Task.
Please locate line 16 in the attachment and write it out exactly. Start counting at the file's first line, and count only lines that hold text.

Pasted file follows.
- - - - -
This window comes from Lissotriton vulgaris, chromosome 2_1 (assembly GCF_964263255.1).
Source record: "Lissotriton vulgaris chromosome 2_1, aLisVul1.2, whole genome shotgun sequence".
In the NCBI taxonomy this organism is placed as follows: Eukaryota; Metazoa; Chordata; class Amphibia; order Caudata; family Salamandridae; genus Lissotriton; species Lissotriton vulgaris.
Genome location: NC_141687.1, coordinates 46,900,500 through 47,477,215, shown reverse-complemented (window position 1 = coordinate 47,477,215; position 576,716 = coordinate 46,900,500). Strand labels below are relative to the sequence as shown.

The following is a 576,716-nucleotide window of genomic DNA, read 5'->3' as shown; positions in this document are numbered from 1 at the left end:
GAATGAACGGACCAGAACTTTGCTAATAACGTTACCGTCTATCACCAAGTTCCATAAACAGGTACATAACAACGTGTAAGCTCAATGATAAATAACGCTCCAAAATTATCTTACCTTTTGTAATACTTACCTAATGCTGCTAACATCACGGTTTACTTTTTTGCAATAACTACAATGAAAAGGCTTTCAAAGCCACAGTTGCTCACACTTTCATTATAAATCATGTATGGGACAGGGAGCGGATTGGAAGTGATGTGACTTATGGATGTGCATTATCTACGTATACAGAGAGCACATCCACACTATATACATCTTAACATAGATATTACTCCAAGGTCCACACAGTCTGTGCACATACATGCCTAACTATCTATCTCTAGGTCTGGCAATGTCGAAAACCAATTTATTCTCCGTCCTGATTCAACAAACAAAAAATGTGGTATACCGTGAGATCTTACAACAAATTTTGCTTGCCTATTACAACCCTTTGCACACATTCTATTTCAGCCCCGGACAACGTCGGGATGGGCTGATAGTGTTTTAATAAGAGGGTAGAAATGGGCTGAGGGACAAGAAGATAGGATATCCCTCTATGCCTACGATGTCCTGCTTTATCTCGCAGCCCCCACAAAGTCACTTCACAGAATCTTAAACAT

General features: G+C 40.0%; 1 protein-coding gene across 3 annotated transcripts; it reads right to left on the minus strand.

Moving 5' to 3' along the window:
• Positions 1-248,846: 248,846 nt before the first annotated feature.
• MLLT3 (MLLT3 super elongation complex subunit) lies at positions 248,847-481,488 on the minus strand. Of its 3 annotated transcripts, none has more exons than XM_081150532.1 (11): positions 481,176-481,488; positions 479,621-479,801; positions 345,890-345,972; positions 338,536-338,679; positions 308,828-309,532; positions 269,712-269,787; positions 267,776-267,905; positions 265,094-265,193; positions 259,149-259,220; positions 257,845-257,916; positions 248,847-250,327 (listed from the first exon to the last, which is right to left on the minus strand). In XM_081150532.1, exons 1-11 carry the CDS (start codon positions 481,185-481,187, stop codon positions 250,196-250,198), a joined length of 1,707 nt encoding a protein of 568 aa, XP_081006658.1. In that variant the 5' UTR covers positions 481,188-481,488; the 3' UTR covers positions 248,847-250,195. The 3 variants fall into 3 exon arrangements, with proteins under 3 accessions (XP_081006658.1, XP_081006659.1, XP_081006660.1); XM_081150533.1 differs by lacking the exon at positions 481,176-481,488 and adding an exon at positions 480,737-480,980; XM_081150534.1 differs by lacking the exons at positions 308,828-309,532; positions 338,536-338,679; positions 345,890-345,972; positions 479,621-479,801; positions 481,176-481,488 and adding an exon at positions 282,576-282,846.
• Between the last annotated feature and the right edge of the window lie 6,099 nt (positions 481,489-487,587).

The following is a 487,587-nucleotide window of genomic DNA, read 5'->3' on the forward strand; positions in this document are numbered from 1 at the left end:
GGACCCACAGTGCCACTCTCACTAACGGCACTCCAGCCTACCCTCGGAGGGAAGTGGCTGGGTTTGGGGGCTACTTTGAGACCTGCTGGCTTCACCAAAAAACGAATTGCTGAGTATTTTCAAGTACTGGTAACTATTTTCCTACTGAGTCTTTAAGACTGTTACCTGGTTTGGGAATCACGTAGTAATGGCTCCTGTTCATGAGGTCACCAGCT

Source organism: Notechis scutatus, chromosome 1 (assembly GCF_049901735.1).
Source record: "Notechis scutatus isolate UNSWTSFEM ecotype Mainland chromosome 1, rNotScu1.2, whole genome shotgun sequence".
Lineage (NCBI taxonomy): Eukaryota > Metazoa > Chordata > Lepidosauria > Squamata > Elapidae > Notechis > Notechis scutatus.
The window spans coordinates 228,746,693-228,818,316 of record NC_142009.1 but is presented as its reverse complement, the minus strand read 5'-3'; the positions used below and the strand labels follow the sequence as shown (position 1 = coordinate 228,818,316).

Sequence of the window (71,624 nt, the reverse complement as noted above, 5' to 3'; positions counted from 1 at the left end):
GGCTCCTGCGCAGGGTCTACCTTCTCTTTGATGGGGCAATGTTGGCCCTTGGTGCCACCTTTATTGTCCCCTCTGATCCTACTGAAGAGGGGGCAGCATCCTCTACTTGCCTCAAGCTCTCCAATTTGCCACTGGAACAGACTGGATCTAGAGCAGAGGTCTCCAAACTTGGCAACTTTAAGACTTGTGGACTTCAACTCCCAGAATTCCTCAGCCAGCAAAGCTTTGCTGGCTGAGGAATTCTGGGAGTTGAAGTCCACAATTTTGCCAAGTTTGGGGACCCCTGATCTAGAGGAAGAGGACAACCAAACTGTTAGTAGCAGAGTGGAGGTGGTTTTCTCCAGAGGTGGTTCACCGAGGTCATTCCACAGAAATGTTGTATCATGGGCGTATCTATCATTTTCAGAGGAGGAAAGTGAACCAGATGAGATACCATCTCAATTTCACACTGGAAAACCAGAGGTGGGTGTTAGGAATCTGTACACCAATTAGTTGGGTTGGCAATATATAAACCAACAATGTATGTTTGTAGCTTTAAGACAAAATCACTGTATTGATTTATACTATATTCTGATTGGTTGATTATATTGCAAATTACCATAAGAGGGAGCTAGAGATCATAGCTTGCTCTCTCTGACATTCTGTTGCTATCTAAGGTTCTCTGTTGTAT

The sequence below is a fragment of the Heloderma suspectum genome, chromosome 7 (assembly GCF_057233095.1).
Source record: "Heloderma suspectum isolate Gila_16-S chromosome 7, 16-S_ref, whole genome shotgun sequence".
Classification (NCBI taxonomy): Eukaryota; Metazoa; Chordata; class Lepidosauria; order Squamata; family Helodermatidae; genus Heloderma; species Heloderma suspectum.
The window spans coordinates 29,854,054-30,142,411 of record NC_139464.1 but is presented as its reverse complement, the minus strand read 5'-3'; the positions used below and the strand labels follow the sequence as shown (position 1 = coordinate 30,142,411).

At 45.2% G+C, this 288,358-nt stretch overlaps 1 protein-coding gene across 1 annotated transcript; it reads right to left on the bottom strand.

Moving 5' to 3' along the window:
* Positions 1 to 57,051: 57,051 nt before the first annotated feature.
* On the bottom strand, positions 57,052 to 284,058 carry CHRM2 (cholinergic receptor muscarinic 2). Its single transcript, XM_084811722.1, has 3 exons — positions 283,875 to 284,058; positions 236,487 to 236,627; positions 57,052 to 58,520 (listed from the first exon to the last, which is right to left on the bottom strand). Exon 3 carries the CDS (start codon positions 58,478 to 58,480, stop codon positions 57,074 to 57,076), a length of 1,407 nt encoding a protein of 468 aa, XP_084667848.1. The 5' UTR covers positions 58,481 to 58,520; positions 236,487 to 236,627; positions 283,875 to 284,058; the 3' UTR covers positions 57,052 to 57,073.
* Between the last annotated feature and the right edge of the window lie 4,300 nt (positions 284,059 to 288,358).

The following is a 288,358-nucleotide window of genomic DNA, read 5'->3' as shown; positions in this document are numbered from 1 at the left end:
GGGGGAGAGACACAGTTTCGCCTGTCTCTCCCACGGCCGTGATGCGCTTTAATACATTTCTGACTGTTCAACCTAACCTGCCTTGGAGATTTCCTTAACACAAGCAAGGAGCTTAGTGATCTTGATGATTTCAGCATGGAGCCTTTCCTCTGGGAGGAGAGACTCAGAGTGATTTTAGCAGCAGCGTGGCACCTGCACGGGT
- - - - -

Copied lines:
Lineage (NCBI taxonomy): Eukaryota > Metazoa > Chordata > Lepidosauria > Squamata > Elapidae > Notechis > Notechis scutatus.